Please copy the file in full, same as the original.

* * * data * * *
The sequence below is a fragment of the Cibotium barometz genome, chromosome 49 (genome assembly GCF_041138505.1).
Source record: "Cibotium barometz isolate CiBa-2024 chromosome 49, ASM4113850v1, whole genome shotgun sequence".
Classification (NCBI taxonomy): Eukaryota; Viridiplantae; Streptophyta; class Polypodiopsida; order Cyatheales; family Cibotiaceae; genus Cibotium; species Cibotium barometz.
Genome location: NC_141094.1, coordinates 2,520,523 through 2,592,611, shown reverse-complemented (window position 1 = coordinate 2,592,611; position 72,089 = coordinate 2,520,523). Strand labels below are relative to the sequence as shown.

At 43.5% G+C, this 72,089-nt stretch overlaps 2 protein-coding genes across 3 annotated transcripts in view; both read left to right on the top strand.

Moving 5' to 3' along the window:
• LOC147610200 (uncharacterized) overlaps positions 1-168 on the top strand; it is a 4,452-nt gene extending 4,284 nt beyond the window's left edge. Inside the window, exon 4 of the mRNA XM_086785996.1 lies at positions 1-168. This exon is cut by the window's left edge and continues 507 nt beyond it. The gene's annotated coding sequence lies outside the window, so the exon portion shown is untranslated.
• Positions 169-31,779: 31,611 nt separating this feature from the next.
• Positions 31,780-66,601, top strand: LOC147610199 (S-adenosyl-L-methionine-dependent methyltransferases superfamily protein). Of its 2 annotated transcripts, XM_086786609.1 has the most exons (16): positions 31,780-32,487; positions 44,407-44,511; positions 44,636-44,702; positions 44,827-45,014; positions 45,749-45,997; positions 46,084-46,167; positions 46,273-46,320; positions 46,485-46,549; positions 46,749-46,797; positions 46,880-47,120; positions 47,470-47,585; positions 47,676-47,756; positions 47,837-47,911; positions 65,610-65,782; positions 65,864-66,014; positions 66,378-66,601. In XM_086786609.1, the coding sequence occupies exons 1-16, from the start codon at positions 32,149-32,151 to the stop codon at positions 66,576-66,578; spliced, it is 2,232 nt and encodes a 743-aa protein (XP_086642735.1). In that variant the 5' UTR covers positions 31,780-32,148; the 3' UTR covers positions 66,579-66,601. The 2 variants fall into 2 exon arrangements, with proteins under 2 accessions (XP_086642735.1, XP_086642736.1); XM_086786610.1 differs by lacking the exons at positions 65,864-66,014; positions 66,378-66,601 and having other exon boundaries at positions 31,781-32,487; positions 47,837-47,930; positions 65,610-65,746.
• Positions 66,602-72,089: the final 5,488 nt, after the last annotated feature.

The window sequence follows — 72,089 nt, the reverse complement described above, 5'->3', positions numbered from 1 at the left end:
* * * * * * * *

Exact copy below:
The sequence below is a fragment of the Cibotium barometz genome, chromosome 49 (genome assembly GCF_041138505.1).
Source record: "Cibotium barometz isolate CiBa-2024 chromosome 49, ASM4113850v1, whole genome shotgun sequence".
Classification (NCBI taxonomy): Eukaryota; Viridiplantae; Streptophyta; class Polypodiopsida; order Cyatheales; family Cibotiaceae; genus Cibotium; species Cibotium barometz.
Genome location: NC_141094.1, coordinates 2,520,523 through 2,592,611, shown reverse-complemented (window position 1 = coordinate 2,592,611; position 72,089 = coordinate 2,520,523). Strand labels below are relative to the sequence as shown.

At 43.5% G+C, this 72,089-nt stretch overlaps 2 protein-coding genes across 3 annotated transcripts in view; both read left to right on the top strand.

Moving 5' to 3' along the window:
• LOC147610200 (uncharacterized) overlaps positions 1-168 on the top strand; it is a 4,452-nt gene extending 4,284 nt beyond the window's left edge. Inside the window, exon 4 of the mRNA XM_086785996.1 lies at positions 1-168. This exon is cut by the window's left edge and continues 507 nt beyond it. The gene's annotated coding sequence lies outside the window, so the exon portion shown is untranslated.
• Positions 169-31,779: 31,611 nt separating this feature from the next.
• Positions 31,780-66,601, top strand: LOC147610199 (S-adenosyl-L-methionine-dependent methyltransferases superfamily protein). Of its 2 annotated transcripts, XM_086786609.1 has the most exons (16): positions 31,780-32,487; positions 44,407-44,511; positions 44,636-44,702; positions 44,827-45,014; positions 45,749-45,997; positions 46,084-46,167; positions 46,273-46,320; positions 46,485-46,549; positions 46,749-46,797; positions 46,880-47,120; positions 47,470-47,585; positions 47,676-47,756; positions 47,837-47,911; positions 65,610-65,782; positions 65,864-66,014; positions 66,378-66,601. In XM_086786609.1, the coding sequence occupies exons 1-16, from the start codon at positions 32,149-32,151 to the stop codon at positions 66,576-66,578; spliced, it is 2,232 nt and encodes a 743-aa protein (XP_086642735.1). In that variant the 5' UTR covers positions 31,780-32,148; the 3' UTR covers positions 66,579-66,601. The 2 variants fall into 2 exon arrangements, with proteins under 2 accessions (XP_086642735.1, XP_086642736.1); XM_086786610.1 differs by lacking the exons at positions 65,864-66,014; positions 66,378-66,601 and having other exon boundaries at positions 31,781-32,487; positions 47,837-47,930; positions 65,610-65,746.
• Positions 66,602-72,089: the final 5,488 nt, after the last annotated feature.

The window sequence follows — 72,089 nt, the reverse complement described above, 5'->3', positions numbered from 1 at the left end: